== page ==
Hayes also omitted a key portion of Wilson's findings that bolstered the INR's analysis. Hayes highlighted a "tantalizing detail" of Wilson's report: that Wilson met with former Nigerien prime minister Ibrahim Mayaki, who disclosed to him that an Iraqi delegation visited Niger in 1999 with the hopes of "expanding commercial relations" between the two countries -- which Mayaki took to mean negotiating for the sale of uranium. According to the Senate report, this finding was significant to the CIA, as it reinforced its belief that an Iraq-Niger transaction had occurred. Hayes did not mention, however, a second portion of Wilson's report, in which he recounted a meeting with Niger's former minister of mines, Mai Manga. According to the Senate Intelligence Committee, Manga claimed that "there were no sales outside of International Atomic Energy Agency (IAEA) channels since the mid-1980s," and that he "knew of no contracts signed between Niger and any rogue states for the sale of uranium." Manga went on to state that a "French mining consortium controls Nigerien uranium mining and keeps the uranium very tightly controlled from the time it is mined until the time it is loaded onto ships in Benin for transport overseas," and that "it would be difficult, if not impossible, to arrange a special shipment of uranium to a pariah state given these controls."
Hayes also misleadingly attempted to dismiss allegations that the Plame's outing was an effort to discredit or strike back at Wilson by the White House. Hayes wrote:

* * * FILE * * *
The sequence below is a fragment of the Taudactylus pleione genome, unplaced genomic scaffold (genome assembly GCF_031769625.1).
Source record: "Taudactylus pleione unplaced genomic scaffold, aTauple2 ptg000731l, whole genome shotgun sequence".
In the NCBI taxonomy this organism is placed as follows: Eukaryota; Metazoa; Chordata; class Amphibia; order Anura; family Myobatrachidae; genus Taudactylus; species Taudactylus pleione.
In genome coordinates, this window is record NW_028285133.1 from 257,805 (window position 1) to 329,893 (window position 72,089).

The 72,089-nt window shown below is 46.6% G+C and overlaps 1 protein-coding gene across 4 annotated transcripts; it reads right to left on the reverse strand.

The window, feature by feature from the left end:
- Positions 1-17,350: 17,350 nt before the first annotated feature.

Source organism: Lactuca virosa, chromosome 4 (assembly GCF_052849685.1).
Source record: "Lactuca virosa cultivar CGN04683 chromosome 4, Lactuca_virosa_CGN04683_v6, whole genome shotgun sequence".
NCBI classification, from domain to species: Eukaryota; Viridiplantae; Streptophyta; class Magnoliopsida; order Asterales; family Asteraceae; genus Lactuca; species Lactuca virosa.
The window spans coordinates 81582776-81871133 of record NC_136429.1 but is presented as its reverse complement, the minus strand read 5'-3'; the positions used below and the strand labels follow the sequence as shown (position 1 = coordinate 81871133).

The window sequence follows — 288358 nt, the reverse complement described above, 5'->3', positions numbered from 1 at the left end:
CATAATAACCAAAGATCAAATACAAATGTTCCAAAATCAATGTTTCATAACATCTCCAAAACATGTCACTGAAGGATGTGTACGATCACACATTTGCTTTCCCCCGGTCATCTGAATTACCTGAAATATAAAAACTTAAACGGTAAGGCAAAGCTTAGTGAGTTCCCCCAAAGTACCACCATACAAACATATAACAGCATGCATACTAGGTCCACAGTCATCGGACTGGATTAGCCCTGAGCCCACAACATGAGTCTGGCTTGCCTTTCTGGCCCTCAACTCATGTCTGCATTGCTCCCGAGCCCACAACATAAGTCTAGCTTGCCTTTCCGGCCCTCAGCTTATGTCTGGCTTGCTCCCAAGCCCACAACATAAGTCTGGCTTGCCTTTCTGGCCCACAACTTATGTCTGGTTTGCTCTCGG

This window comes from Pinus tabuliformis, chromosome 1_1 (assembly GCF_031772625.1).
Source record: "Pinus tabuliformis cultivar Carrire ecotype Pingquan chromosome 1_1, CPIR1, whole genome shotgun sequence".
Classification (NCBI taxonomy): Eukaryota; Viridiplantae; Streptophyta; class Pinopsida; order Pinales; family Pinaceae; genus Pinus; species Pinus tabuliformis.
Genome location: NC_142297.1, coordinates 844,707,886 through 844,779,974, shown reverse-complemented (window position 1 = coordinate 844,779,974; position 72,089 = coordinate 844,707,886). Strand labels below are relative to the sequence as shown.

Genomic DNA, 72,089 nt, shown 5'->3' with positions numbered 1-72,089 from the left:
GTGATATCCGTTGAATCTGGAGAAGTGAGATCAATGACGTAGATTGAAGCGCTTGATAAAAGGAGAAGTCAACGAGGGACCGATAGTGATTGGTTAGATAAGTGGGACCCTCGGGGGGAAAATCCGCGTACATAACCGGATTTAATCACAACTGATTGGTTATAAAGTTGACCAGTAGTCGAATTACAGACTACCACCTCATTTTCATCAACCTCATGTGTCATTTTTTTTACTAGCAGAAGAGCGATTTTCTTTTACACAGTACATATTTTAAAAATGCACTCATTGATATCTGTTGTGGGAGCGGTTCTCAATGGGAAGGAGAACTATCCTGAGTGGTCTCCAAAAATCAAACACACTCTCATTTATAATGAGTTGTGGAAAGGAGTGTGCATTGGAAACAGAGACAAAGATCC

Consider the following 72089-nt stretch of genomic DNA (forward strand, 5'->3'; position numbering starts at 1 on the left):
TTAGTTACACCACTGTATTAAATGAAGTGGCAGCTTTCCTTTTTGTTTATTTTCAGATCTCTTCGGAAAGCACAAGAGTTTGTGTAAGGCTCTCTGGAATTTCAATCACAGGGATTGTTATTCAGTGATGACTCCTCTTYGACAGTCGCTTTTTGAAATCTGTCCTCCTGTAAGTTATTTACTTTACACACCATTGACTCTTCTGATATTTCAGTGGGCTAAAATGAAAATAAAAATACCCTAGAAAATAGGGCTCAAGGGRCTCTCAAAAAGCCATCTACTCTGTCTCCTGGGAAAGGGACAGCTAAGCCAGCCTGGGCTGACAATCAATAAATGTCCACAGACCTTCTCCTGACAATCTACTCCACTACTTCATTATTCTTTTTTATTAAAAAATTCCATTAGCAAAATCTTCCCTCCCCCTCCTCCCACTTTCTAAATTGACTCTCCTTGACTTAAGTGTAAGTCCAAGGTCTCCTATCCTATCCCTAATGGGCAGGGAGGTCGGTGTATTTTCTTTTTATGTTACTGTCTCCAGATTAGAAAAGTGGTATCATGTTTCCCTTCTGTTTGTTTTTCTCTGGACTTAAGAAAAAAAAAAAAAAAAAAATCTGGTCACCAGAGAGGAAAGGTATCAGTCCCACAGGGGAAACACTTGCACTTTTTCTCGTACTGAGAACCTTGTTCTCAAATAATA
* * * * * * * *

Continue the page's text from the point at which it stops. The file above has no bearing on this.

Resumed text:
If the White House launched a campaign to counter the claims Wilson was making to columnists like [The New York Times' Nicholas D.] Kristof, it doesn't appear to have been very comprehensive. Officials who worked on other aspects of the Iraq WMD story say they do not recall any coordinated effort to correct Wilson's misrepresentations. And, in any case, the results were hardly what you'd expect from a White House offensive. Several reporters known to have spoken with Karl Rove and Scooter Libby, the senior White House officials apparently at the center of the current investigation, have testified that they did not learn of Plame's identity or status from either person.
What Hayes failed to mention was that Time reporter Matthew Cooper disclosed that in a July 2003 conversation with Rove, he "learned for the first time that Wilson's wife worked at the CIA." Also, New York Times reporter Judith Miller, who recounted her testimony before the grand jury in an October 16 Times article, wrote of a meeting with Libby on June 23, 2003 -- well before the July 6, 2003, publication of Wilson's op-ed -- that "I told Mr. Fitzgerald that I believed this was the first time I had been told that Mr. Wilson's wife might work for the C.I.A."
Additionally, Hayes wrote affirmatively that "Valerie Wilson suggested the agency send her husband," and that "[c]ontemporaneous notes from an analyst in the State Department's INR suggest that Mrs. Wilson 'apparently convened' the meeting" at which Wilson accepted the assignment. But, as Media Matters for America has noted, the CIA has denied that Plame sent Wilson and has reportedly disputed the INR memo's assertion that Plame suggested her husband for the trip. Also, the Senate Intelligence Committee did not reach an official conclusion as to who made the decision to appoint Wilson to the mission.
Hayes appeared on the October 18 edition of MSNBC's Hardball with Chris Matthews to discuss the Plame investigation. Matthews lavishly praised Hayes's article, saying, "Stephen Hayes wrote a long, I think in many ways brilliant piece about this whole story." Matthews also complimented Hayes's journalistic acumen, saying: "And by the way, in the particulars, you're a great reporter, and you're probably right in every regard."